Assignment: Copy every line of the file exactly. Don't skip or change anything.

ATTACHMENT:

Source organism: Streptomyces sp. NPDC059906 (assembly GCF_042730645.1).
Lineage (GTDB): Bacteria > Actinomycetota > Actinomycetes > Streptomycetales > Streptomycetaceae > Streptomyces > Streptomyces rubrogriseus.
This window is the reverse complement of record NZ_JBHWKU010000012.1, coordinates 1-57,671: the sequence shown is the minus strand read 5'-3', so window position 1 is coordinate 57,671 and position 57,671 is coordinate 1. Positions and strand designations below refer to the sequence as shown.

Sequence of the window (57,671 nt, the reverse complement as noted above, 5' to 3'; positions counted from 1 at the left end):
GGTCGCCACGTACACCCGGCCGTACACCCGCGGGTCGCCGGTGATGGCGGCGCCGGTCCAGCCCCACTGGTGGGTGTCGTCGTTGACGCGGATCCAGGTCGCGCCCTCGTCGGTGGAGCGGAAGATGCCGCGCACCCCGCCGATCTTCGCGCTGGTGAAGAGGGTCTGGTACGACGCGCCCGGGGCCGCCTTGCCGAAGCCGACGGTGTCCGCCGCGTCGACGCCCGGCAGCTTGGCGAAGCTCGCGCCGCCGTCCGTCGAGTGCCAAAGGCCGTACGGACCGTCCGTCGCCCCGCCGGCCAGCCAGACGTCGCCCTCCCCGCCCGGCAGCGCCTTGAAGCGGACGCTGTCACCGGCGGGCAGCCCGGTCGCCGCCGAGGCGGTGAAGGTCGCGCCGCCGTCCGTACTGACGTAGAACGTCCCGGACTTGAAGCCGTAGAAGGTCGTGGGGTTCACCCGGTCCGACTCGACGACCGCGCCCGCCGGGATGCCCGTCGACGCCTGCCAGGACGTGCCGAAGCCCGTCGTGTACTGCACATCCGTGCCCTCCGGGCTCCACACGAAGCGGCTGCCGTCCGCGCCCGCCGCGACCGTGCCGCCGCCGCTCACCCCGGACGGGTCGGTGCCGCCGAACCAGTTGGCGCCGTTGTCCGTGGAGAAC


Source organism: Streptomyces sp. NPDC059906 (assembly GCF_042730645.1).
Lineage (GTDB): Bacteria > Actinomycetota > Actinomycetes > Streptomycetales > Streptomycetaceae > Streptomyces > Streptomyces rubrogriseus.
This window is the reverse complement of record NZ_JBHWKU010000012.1, coordinates 1-57,671: the sequence shown is the minus strand read 5'-3', so window position 1 is coordinate 57,671 and position 57,671 is coordinate 1. Positions and strand designations below refer to the sequence as shown.

Sequence of the window (57,671 nt, the reverse complement as noted above, 5' to 3'; positions counted from 1 at the left end):
GGTCGCCACGTACACCCGGCCGTACACCCGCGGGTCGCCGGTGATGGCGGCGCCGGTCCAGCCCCACTGGTGGGTGTCGTCGTTGACGCGGATCCAGGTCGCGCCCTCGTCGGTGGAGCGGAAGATGCCGCGCACCCCGCCGATCTTCGCGCTGGTGAAGAGGGTCTGGTACGACGCGCCCGGGGCCGCCTTGCCGAAGCCGACGGTGTCCGCCGCGTCGACGCCCGGCAGCTTGGCGAAGCTCGCGCCGCCGTCCGTCGAGTGCCAAAGGCCGTACGGACCGTCCGTCGCCCCGCCGGCCAGCCAGACGTCGCCCTCCCCGCCCGGCAGCGCCTTGAAGCGGACGCTGTCACCGGCGGGCAGCCCGGTCGCCGCCGAGGCGGTGAAGGTCGCGCCGCCGTCCGTACTGACGTAGAACGTCCCGGACTTGAAGCCGTAGAAGGTCGTGGGGTTCACCCGGTCCGACTCGACGACCGCGCCCGCCGGGATGCCCGTCGACGCCTGCCAGGACGTGCCGAAGCCCGTCGTGTACTGCACATCCGTGCCCTCCGGGCTCCACACGAAGCGGCTGCCGTCCGCGCCCGCCGCGACCGTGCCGCCGCCGCTCACCCCGGACGGGTCGGTGCCGCCGAACCAGTTGGCGCCGTTGTCCGTGGAGAAC